25oscar-best-speech1One last thing to point out is that Cat & I keep the aerial handy. It’s actually plugged into the wall and tucked under the couch so that whenever we want we can plug it into the tv. We do this for the rare occasions that something special is being shown on free-to-air tv that we want to watch – the Grand Final, the Oscars, the Melbourne Cup, an Election Night, etc.

The aerial is not something we see as “evil”. Rather we treat it like a projector. Many people have a projector that they bring out on special occasions, but that generally lives in its case in the cupboard. That’s why I used the picture at the heading of this blog. The aerial is something that we use “in case of emergency”.

The key thing is that we know the cost. Free-to-air tv is not free. It is not free of commercials. It is not free of dangers. It is not free of a culture of consumerism and apathy. It has a cost. On occasion we are willing to pay that cost, but we do so knowingly and rarely.



I do realise that to find alternatives to free-to-air tv also includes a cost. We have bought DVDs, Blurays and an Apple TV device to fill the space that free-to-air tv used to occupy.

FIRST WORLD PROBLEMI want to acknowledge that this whole conversation is really about me suggesting “first world solutions” to “first world problems”. Bloody hell! There are heaps of people in Australia who can’t even afford a tv and on a global scale, only 20% of people own their own tv.

If you so have a tv, but you’re doing it tough or you don’t want to waste money on DVDs and the like, then please accept my apologies and enjoy free-to-air tv to your hearts content! Or give us a call and you can borrow some of the DVDs we have purchased! Either way, I definitely hold no judgement against those who choose to watch free-to-air tv. I just want to suggest a slightly alternative lifestyle for those that like the idiot box, but feel like free-to-air tv may be making them too much of an idiot.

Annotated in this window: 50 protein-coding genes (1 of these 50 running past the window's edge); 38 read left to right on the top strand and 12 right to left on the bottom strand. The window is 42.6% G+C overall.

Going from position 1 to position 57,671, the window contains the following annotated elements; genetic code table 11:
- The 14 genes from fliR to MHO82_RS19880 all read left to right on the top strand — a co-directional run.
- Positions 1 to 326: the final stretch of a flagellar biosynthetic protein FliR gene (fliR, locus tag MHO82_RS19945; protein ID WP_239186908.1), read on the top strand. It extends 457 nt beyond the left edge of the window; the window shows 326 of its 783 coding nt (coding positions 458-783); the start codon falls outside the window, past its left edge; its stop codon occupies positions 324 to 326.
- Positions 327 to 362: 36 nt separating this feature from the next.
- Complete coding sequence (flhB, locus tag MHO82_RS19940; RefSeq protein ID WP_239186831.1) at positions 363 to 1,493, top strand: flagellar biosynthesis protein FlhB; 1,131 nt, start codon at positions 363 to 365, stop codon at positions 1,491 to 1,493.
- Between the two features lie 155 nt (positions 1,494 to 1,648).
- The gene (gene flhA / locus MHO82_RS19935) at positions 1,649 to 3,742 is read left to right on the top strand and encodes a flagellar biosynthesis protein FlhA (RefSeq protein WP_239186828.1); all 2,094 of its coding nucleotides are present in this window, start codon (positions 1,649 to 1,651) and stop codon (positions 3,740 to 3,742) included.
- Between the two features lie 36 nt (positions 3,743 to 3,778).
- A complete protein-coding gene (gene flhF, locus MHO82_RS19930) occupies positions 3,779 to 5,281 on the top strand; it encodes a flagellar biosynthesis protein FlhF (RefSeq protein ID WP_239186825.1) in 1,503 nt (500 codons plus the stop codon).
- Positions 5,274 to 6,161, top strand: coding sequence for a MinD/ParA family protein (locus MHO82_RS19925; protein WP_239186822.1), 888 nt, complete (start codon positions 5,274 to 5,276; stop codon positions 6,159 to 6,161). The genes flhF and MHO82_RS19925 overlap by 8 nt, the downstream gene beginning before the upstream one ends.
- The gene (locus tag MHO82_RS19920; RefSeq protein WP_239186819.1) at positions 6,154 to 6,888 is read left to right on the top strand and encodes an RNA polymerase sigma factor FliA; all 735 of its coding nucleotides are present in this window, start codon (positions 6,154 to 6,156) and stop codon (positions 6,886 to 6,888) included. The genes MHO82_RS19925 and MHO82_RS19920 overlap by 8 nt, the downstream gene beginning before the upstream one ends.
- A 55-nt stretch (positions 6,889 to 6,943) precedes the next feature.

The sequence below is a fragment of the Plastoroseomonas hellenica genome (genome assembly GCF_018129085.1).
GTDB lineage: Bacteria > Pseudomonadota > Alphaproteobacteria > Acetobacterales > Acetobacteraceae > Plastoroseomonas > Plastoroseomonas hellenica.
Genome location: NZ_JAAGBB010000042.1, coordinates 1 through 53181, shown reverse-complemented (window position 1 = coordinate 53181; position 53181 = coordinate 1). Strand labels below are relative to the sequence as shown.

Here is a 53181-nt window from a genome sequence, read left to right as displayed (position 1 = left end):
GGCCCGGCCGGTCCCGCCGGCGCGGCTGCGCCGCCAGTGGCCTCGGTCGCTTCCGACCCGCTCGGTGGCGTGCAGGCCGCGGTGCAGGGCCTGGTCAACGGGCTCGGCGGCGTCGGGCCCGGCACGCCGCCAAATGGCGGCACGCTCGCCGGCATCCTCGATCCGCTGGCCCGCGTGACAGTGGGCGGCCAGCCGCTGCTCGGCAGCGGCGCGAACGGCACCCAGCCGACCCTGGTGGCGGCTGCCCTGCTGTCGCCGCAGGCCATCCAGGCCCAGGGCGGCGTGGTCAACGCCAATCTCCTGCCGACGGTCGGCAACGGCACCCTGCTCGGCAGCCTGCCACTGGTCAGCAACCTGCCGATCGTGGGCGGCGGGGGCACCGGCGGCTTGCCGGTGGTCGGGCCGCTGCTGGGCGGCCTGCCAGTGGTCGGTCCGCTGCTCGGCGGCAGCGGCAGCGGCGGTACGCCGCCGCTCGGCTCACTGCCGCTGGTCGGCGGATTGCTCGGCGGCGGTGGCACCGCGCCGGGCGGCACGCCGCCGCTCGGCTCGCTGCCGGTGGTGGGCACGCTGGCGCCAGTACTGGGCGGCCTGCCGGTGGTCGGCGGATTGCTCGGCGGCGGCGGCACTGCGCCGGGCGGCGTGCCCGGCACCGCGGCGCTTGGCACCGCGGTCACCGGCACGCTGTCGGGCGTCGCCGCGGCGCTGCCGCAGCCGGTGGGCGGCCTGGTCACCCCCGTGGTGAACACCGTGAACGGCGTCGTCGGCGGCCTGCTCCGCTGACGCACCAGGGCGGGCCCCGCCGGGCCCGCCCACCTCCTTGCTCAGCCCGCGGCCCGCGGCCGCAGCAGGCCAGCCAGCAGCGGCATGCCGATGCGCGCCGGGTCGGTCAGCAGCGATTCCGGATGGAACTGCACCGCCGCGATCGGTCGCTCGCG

One thing I do want to say is that over time, Cat & I have even stopped watching tv shows and movies, and I almost never play playstation games any more. The effort to choose what we want to view on the tv has encouraged us to spend more time doing other things that don’t involve the tv at all… Now if only I could do the same for YouTube and Facebook! (Hmmm. Maybe that’s another experiment to try!)



If you’re in the same-ish demographic to me and you find free-to-air tv is wasting a lot of your time or causing conflict in your relationships, why not try it for yourself! I’m calling this challenge the THREE “FREE” FREE EXPERIMENT! The idea is that just for three weeks you pack up the aerial cord and put it away. See what happens! Maybe you’ll hate it. Maybe you’ll enjoy it. Maybe you’ll go mad and realise you have an addiction! Or maybe you’ll want to try it for longer than three weeks.